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a civil way, i think that has to be checked, but we cannot launch a war on the terms that we have now. so it's not acceptable for anyone, but at the same time the right we are getting to something we should also ask ourselves why the is a lack of consistency in our policies in the region, and this is not helping the region to find solutions. so this is one. the second is about what is happening in egypt and -- what exactly was the point you were making, is -- yes, what is happening at the american embassy. i think, of course it's going to be used by the media. going to be once again use by people are saying look, even now what we think about the uprising, it ends up with people being against the west. which insight was very, very
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much positive in the whole process, no slogans against the west. no slogans against the united states or european countries. it was raining much against mubarak and regina. nothing against the west. this is very powerful because it was an internal talk and slogans that gave the dictator. now get people coming and they're trying to unsettle the whole situation. let's what is happening in tunisia in tunisia with exactly the same -- [inaudible]. it's not a dirty word. sometimes we call them -- so there are literalists and the right name, this is the way they're calling themselves. they come with a very black and white. they are changing their position. for years they were not involved in politics. they were saying democracy is
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nothing to do with islam. now in the last election in egypt, in eight months they changed their position and they got 24%. who is pushing these people? who is pushing these people in tunisia? who is pushing them out in egypt to do things like this? to put the government into a situation where they're facing problems because they don't know if they are dealing and playing on the religious credibility. in fact, [inaudible] where we have the credibility and we are, you are not tough enough with movies and freedom of expression, so we are the protector or we are the guardian. so they are creating divisions from within. it's going to be very difficult, so it's going to be used by the populace for the neocons, you know, what we had in the west. but it's used from within. so this is our position, and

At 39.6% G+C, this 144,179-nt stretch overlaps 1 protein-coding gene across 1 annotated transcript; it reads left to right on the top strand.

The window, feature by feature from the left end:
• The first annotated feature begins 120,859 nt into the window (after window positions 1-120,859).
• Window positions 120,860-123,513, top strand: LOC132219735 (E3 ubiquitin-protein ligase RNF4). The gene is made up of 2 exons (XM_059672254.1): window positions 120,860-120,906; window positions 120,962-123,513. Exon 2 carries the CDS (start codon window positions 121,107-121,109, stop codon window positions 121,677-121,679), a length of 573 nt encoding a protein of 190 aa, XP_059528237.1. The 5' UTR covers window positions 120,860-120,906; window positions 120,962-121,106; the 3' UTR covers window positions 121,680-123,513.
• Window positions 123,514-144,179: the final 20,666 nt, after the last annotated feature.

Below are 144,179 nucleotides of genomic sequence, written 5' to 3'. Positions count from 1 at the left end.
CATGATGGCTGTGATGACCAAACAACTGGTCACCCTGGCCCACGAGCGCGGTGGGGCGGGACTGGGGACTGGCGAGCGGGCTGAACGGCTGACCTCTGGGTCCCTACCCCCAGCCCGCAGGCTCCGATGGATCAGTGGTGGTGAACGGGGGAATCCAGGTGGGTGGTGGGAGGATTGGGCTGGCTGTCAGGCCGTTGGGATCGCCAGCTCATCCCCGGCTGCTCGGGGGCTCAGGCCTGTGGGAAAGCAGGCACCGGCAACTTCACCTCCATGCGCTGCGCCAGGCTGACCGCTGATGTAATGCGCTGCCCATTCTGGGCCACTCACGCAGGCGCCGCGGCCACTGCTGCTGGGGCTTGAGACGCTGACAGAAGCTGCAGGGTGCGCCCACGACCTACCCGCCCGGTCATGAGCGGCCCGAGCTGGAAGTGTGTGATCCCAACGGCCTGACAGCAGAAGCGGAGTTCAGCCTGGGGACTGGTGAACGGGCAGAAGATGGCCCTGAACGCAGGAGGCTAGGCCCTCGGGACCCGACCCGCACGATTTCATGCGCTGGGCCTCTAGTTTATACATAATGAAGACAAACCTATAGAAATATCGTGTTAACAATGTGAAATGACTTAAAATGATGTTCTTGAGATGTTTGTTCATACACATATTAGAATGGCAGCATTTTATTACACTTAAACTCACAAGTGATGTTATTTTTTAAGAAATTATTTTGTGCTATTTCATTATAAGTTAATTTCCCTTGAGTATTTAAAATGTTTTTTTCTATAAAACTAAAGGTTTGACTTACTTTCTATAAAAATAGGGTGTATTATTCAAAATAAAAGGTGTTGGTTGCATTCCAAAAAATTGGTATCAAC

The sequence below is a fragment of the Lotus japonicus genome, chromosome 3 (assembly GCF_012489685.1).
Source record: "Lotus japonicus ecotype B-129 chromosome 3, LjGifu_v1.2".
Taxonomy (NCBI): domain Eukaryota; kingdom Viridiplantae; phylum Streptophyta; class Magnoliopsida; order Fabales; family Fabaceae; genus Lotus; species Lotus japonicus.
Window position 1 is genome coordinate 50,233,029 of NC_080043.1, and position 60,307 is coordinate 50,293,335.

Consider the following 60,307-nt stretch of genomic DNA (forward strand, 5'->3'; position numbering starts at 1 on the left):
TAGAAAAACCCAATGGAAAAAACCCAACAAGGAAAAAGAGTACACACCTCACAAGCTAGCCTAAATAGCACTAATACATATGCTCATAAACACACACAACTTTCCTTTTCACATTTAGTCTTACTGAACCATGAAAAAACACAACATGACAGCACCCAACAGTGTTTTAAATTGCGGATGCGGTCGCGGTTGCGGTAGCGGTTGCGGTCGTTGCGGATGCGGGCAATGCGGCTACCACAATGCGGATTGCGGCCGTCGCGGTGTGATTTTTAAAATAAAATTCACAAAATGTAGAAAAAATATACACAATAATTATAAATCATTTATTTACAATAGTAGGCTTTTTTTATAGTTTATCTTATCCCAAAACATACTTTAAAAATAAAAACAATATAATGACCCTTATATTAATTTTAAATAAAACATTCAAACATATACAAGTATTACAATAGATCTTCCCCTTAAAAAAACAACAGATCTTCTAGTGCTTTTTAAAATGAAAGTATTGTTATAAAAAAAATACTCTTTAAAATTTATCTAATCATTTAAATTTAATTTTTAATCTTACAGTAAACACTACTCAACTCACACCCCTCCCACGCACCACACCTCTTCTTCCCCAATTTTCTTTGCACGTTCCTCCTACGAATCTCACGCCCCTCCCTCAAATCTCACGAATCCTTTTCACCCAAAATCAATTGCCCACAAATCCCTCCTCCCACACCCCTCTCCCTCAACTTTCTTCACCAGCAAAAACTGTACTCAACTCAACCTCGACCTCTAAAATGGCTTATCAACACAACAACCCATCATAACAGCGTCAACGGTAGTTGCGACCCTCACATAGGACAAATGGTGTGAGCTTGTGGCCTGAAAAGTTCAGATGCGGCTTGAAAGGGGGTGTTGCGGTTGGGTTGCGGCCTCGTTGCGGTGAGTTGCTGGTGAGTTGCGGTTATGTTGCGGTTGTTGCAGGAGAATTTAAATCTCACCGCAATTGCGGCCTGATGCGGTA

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this is not to fall very quickly into this trap by saying oh, this is starting again. it's to understand that from within society there are people who are pushed and there are trends that are supported in order to create divisions from within the society. and this is why we have to say clearly once again, it's a question of consistency. a way you're acting against the american embassy is not acceptable. the way you're acting against with freedom of speech is not acceptable. at the same time we want to know who is behind, who is financing this. rand corporation was just telling us before the egyptian election, before the egyptian election, saudi and qatar corporation for putting $89 supporting the movement. so you are helping the people -- $80 million supporting the movement. you're supporting the more conservative trend. what are you trying to do that?
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dividing. it's division. so it's complex because what was yesterday the hope that they can be unity around religion, navigation with it. going to destroy. the problem. so i would say the only answer i could have to fox news and others is to explain, and by explaining am not going to be heard anyway. so we tried to explain it to we have to be there to be critical and the citizens. it's very important. at the end of the day my game is ramadan. but what is very important for us, a series about democracy, is americans and europeans and question people be able to say this, being able to come with something which is a more sophisticated approach of the arab world. so at the end you can do much better than anything if you have